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   RE: sunshine and standards development

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  • From: "Bullard, Claude L (Len)" <clbullar@ingr.com>
  • To: Eric Bohlman <ebohlman@earthlink.net>,"Simon St.Laurent" <simonstl@simonstl.com>, xml-dev@xml.org
  • Date: Mon, 16 Oct 2000 09:23:11 -0500

Or it could results in investors becoming 
more savvy and cautious.  As the dotCons 
burn out, the money evaporates, and people 
look for a culprit, at some point, they 
may find that between them and a voracious 
press, they saw what they wanted to see 
and invested in that.

Openness is rarely wrong if the public 
interest is at issue.

Len Bullard
Intergraph Public Safety

Ekam sat.h, Vipraah bahudhaa vadanti.
Daamyata. Datta. Dayadhvam.h

-----Original Message-----
From: Eric Bohlman [mailto:ebohlman@earthlink.net]

One of the problems here is that many of the W3C members are publicly-traded

corporations, which means that published comments by their representatives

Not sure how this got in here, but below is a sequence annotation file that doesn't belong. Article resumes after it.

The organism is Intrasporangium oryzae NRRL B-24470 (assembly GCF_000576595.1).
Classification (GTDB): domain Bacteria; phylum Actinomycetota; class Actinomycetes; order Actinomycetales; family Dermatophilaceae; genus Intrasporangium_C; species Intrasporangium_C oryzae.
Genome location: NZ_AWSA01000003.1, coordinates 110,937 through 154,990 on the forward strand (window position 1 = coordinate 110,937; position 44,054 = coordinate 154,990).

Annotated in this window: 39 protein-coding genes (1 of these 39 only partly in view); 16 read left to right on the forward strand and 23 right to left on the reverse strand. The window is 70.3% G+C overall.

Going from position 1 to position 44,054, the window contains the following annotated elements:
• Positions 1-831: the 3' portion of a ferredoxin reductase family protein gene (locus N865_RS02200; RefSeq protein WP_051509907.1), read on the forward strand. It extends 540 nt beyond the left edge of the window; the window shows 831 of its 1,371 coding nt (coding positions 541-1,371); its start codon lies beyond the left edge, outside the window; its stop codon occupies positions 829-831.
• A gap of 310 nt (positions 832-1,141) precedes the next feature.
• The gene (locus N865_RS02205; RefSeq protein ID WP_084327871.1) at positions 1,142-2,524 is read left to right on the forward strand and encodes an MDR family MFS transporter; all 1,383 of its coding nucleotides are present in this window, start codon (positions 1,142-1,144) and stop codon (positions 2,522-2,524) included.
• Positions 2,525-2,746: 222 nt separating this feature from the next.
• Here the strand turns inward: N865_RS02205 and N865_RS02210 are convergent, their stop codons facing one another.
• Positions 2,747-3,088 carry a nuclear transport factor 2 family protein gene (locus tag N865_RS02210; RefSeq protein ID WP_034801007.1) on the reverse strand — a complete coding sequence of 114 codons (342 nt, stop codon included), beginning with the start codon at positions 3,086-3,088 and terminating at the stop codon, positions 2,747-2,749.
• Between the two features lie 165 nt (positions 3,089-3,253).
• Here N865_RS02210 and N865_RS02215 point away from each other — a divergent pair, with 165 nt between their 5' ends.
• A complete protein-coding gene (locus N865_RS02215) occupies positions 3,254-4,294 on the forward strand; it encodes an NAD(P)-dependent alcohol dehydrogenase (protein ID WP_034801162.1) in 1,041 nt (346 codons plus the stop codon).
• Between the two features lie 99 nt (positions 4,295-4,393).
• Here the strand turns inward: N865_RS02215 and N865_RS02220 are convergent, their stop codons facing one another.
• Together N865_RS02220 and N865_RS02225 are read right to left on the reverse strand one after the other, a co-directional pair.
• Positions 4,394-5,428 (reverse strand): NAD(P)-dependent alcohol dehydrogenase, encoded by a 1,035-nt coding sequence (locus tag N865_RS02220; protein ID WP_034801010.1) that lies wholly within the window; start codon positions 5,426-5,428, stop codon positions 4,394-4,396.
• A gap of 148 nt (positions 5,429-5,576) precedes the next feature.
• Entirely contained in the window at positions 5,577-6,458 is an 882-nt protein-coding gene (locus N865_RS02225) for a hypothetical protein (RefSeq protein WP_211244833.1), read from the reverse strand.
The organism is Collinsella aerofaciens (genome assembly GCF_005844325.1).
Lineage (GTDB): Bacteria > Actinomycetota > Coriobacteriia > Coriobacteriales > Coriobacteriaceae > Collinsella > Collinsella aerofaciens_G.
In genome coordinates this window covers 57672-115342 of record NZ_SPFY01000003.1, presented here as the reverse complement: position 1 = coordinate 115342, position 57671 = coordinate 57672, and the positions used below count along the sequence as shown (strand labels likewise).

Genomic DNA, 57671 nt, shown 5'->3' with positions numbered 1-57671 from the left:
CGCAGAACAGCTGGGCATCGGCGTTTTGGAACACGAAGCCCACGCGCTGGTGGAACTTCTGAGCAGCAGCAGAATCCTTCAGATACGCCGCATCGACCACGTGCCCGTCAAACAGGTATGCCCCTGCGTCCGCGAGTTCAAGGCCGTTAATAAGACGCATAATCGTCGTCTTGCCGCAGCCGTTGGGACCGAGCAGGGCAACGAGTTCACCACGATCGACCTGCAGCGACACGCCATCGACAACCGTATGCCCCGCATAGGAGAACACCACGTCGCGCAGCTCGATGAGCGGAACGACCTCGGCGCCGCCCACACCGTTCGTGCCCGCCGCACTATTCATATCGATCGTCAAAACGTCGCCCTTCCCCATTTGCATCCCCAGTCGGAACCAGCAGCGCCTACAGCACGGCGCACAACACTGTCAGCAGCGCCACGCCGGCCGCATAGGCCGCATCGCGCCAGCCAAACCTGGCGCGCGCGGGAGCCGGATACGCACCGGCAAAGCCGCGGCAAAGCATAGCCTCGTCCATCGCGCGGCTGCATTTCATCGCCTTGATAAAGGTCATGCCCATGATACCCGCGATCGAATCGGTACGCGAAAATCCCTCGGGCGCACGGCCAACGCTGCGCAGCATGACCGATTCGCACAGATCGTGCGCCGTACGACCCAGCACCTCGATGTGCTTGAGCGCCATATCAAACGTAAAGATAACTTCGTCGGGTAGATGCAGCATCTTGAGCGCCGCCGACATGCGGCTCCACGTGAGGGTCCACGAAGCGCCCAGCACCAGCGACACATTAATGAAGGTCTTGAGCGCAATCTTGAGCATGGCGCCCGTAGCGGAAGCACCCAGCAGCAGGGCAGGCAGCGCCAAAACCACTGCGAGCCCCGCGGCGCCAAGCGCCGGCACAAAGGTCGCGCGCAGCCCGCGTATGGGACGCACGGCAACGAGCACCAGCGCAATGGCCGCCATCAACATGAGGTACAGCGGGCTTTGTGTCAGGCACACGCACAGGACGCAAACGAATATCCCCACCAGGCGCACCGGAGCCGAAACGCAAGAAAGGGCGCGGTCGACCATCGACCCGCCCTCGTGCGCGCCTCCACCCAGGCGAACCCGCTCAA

have the potential to influence their companies' stock prices.  Fully
up the process would actually stifle creativity because those WG members who

represented publicly-traded companies would have to carefully consider every

single statement they were to make from an investor-relations point of view,

and would likely be under orders from top management to get clearance for 
anything of substance.  The result at best would be the injection of huge 
amounts of vapor into their submissions, and at worst would be companies 
withdrawing from the W3C process and not cooperating.  It's unpleasant that 
things have to be this way, but it's an example of the law of unintended 
consequences; what would appear to be an opening-up of the process would 
actually result in much of the membership becoming more close-mouthed and 


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